• Their diet: ferrets are carnivores and should eat premium commercial food that is high in fat and protein and specifically formulated for ferrets. They should not be fed dairy products, fruits, vegetables, or foods high in fiber, carbohydrates, or sugar, Johnson said. And, of course, ferrets should have fresh water every day.
  • Their activity: because ferrets like to chew and swallow things, their toys must be sturdy and have no small parts that can be broken or pulled off. Toys made of foam rubber, latex, or plastic that might be chewed should be avoided, Johnson said. If possible, create “ferret-proofed” area for playtime by covering openings into walls, blocking spaces behind cabinets and removing any appliances or breakable items. Ferrets love interacting with their people, so be sure to spend time at least one hour with them every day and consider having more than one ferret to help keep them entertained.
  • Their coats: ferrets are naturally clean animals and groom themselves often. They shed twice a year, however, and should be combed during these times to remove loose fur, in addition to regular nail trimmings and monthly teeth-brushing, according to the AFA. Regular baths with shampoo made for ferrets can help tame a ferret’s naturally musky odor but should not be given too frequently.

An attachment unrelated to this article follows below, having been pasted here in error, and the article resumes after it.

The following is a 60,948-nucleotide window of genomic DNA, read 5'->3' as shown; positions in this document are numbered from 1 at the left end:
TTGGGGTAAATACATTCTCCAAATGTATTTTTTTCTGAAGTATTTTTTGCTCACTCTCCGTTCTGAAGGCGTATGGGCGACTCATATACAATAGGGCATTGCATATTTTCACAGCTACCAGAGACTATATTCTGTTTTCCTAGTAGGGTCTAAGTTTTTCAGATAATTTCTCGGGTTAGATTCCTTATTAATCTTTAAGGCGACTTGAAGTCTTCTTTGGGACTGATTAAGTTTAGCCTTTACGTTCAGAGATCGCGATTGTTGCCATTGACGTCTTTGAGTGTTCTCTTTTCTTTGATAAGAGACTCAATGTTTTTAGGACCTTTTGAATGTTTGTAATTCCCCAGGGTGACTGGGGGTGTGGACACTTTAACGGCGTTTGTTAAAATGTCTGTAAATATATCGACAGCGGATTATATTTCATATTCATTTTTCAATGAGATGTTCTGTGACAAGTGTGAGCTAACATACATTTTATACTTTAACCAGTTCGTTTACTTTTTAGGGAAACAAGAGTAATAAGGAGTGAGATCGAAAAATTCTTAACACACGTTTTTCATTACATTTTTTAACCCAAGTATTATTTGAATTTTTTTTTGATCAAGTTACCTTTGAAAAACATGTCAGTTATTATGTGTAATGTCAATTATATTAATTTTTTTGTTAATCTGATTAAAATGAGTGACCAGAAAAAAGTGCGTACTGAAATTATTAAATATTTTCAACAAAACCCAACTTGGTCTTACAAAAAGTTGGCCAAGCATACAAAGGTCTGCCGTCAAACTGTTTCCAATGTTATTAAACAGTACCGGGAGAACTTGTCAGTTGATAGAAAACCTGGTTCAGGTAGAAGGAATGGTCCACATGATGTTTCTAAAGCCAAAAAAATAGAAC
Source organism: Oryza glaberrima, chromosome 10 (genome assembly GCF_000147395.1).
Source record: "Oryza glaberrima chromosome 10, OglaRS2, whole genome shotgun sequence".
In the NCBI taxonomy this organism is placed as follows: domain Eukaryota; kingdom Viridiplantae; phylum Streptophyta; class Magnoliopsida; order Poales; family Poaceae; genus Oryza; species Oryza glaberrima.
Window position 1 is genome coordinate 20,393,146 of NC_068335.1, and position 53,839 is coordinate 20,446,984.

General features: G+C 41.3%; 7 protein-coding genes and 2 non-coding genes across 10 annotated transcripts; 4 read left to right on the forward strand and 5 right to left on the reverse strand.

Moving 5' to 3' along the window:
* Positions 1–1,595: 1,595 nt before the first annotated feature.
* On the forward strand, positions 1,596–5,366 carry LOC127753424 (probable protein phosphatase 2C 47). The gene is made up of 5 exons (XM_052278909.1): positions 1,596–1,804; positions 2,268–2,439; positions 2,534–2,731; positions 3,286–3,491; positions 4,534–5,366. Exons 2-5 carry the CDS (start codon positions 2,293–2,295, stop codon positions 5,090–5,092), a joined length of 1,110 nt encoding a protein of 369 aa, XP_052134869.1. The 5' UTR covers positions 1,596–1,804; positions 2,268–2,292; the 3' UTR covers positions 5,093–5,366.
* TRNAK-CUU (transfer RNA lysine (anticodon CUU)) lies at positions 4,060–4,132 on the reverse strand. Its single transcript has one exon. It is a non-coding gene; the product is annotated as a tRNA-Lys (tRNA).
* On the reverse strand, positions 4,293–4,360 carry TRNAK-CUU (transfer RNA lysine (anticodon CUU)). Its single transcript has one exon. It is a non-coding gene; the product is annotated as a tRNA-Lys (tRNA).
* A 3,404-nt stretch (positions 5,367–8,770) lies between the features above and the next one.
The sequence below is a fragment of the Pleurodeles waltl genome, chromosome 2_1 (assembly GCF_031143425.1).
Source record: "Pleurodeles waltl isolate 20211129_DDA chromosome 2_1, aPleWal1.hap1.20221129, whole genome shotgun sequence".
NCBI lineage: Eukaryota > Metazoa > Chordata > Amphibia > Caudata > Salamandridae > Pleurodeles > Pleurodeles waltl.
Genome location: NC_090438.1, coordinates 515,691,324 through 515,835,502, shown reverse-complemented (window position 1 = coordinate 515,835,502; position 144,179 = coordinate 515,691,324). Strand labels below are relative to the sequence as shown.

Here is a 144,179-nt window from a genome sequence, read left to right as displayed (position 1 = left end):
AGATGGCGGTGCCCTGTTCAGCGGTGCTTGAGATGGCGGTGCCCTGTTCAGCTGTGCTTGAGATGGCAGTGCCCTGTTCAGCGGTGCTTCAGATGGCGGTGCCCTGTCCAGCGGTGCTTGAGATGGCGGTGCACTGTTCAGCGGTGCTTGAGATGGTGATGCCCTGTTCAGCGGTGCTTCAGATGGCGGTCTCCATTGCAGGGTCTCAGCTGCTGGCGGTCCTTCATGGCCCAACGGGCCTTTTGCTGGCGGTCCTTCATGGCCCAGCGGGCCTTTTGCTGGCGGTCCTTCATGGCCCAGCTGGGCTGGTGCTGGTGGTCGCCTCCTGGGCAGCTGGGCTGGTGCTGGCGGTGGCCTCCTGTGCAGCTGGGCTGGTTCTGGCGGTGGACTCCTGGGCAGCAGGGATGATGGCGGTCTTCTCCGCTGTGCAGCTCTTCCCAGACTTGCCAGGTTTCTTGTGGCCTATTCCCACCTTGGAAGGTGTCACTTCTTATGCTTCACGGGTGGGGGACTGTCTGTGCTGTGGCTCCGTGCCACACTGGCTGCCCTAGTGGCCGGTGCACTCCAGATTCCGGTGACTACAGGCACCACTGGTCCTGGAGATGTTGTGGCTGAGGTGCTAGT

Health Issues for Ferrets

Johnson says the biggest misconception about ferrets is that because they’re small and live in a cage, they won’t be expensive, but ferrets are susceptible to variety of health problems, including ulcers, gastric problems due to ingesting foreign objects, and diseases of the adrenal glands and pancreas.

Adrenal gland disease can also occur in ferrets over two and the cause is unknown. The most common signs of the disease are hair loss, particularly on the tail, hips and shoulders, Johnson said. Adrenal gland disease can be treated by surgery to remove the gland or through hormone therapy.

Insulinoma (a tumor of the pancreas that produces excessive amounts of insulin) is common in older ferrets, the most obvious sign of which is the animal’s sudden collapse that can last minutes or hours and, in severe cases, seizures, Johnson said. The progression of insulinoma can be slowed with drugs including the steroid prednisolone or surgery to remove a portion of the pancreas followed by drug therapy.

Preventive Care for Ferrets

Ferrets should have a complete physical examination every 6 to 12 months from a veterinarian who has experience with ferrets, in addition to the following preventive care:

  • Annual vaccinations for canine distemper virus and rabies
  • Annual fecal examination for parasites
  • Examination for ear mites as recommended
  • Year-round use of heartworm and flea preventives year-round
  • Annual dental cleaning
  • Routine blood tests and measurement of fasting glucose level as recommended
  • Toenails trimming as needed

Ferret rescue organizations take in many ferrets whose owners surrendered them because of their health issues, particularly adrenal gland disease, Johnson says. Others are surrendered because of behavior problems, like biting. Therefore, it’s important to understand upfront what it takes to take care of a ferret on a daily basis and the costs that could be incurred over its lifetime.